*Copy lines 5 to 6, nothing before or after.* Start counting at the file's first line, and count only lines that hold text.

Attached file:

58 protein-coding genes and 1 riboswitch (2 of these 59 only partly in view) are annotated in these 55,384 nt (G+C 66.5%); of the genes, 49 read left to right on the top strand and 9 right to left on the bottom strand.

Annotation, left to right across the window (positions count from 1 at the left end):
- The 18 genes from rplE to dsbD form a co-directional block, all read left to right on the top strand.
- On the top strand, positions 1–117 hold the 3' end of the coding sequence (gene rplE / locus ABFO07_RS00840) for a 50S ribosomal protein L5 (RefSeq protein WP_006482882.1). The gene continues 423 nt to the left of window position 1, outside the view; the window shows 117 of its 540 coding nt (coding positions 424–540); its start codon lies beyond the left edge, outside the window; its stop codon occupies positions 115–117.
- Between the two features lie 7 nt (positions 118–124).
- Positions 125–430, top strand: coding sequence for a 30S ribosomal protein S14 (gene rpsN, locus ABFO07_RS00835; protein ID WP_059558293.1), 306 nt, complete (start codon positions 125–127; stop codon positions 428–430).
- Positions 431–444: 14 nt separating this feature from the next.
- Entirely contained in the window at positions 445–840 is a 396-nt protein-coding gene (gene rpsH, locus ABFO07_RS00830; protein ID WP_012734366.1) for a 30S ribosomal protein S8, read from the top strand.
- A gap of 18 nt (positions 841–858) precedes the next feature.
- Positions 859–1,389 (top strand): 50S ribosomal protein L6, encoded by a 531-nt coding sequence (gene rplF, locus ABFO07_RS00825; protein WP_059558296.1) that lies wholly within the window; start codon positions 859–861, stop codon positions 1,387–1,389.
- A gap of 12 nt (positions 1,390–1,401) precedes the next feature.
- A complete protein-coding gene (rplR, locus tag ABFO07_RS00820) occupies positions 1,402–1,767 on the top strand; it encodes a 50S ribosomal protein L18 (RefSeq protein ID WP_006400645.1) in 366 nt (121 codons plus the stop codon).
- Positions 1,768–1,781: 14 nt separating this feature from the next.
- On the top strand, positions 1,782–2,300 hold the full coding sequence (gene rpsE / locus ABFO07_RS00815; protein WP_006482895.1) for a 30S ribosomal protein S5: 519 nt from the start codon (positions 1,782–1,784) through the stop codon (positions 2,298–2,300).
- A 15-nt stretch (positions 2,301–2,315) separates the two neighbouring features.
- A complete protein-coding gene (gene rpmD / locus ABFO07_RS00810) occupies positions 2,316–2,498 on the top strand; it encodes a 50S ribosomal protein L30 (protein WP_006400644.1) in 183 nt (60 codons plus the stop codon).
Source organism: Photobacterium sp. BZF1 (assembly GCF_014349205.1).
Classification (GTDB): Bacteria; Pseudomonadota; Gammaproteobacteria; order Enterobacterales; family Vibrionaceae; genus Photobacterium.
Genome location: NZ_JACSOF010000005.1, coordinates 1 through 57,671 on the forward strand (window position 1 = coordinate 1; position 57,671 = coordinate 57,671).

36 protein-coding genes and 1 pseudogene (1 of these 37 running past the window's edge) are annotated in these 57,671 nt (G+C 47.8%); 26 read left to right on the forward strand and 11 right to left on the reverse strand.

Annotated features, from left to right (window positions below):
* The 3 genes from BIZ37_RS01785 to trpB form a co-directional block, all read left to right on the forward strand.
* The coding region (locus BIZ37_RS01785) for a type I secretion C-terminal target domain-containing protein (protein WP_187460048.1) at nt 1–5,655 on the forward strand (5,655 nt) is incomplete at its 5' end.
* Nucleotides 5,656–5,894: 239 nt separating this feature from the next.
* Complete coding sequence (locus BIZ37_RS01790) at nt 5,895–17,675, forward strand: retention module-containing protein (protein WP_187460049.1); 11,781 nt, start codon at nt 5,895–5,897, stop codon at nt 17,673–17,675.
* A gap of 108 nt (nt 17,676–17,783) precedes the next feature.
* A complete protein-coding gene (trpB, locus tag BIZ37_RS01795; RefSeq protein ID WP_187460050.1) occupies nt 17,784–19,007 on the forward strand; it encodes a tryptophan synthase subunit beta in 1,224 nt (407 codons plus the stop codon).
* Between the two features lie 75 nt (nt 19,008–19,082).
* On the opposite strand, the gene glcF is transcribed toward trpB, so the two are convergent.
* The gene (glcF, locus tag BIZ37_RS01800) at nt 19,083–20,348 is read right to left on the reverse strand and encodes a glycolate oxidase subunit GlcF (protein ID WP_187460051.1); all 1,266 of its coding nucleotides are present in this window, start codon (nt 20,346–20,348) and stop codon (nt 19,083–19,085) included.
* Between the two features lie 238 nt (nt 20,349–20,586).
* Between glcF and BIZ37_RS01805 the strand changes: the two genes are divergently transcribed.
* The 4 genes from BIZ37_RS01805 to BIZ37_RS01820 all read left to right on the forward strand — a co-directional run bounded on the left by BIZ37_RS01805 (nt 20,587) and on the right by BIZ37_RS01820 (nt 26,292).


- Between the two features lie 7 nt (positions 118–124).
- Positions 125–430, top strand: coding sequence for a 30S ribosomal protein S14 (gene rpsN, locus ABFO07_RS00835; protein ID WP_059558293.1), 306 nt, complete (start codon positions 125–127; stop codon positions 428–430).